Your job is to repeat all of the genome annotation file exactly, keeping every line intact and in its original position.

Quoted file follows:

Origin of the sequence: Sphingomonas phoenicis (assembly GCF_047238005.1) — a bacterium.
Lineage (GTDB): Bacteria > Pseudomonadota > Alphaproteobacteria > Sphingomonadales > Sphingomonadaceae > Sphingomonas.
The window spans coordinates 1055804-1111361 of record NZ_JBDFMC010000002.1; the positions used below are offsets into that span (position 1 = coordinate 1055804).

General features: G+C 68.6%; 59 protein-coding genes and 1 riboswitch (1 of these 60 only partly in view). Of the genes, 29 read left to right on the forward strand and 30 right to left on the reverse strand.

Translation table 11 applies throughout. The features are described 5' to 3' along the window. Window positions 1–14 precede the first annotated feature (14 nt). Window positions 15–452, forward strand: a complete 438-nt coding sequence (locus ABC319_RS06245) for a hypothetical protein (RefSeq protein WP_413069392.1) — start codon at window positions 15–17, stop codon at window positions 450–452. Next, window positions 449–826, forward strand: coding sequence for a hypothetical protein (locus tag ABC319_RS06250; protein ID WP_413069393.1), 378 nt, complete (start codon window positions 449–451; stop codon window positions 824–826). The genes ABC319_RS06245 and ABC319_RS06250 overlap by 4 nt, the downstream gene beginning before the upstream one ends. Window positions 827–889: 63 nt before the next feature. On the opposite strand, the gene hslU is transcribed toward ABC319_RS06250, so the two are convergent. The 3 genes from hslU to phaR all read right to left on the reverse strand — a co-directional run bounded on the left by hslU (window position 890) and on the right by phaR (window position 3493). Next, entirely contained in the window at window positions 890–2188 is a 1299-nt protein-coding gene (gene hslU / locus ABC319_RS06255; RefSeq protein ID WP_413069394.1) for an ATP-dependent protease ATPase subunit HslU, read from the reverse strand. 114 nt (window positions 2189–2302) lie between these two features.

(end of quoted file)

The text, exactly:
Origin of the sequence: Sphingomonas phoenicis (assembly GCF_047238005.1) — a bacterium.
Lineage (GTDB): Bacteria > Pseudomonadota > Alphaproteobacteria > Sphingomonadales > Sphingomonadaceae > Sphingomonas.
The window spans coordinates 1055804-1111361 of record NZ_JBDFMC010000002.1; the positions used below are offsets into that span (position 1 = coordinate 1055804).

General features: G+C 68.6%; 59 protein-coding genes and 1 riboswitch (1 of these 60 only partly in view). Of the genes, 29 read left to right on the forward strand and 30 right to left on the reverse strand.

Translation table 11 applies throughout. The features are described 5' to 3' along the window. Window positions 1–14 precede the first annotated feature (14 nt). Window positions 15–452, forward strand: a complete 438-nt coding sequence (locus ABC319_RS06245) for a hypothetical protein (RefSeq protein WP_413069392.1) — start codon at window positions 15–17, stop codon at window positions 450–452. Next, window positions 449–826, forward strand: coding sequence for a hypothetical protein (locus tag ABC319_RS06250; protein ID WP_413069393.1), 378 nt, complete (start codon window positions 449–451; stop codon window positions 824–826). The genes ABC319_RS06245 and ABC319_RS06250 overlap by 4 nt, the downstream gene beginning before the upstream one ends. Window positions 827–889: 63 nt before the next feature. On the opposite strand, the gene hslU is transcribed toward ABC319_RS06250, so the two are convergent. The 3 genes from hslU to phaR all read right to left on the reverse strand — a co-directional run bounded on the left by hslU (window position 890) and on the right by phaR (window position 3493). Next, entirely contained in the window at window positions 890–2188 is a 1299-nt protein-coding gene (gene hslU / locus ABC319_RS06255; RefSeq protein ID WP_413069394.1) for an ATP-dependent protease ATPase subunit HslU, read from the reverse strand. 114 nt (window positions 2189–2302) lie between these two features.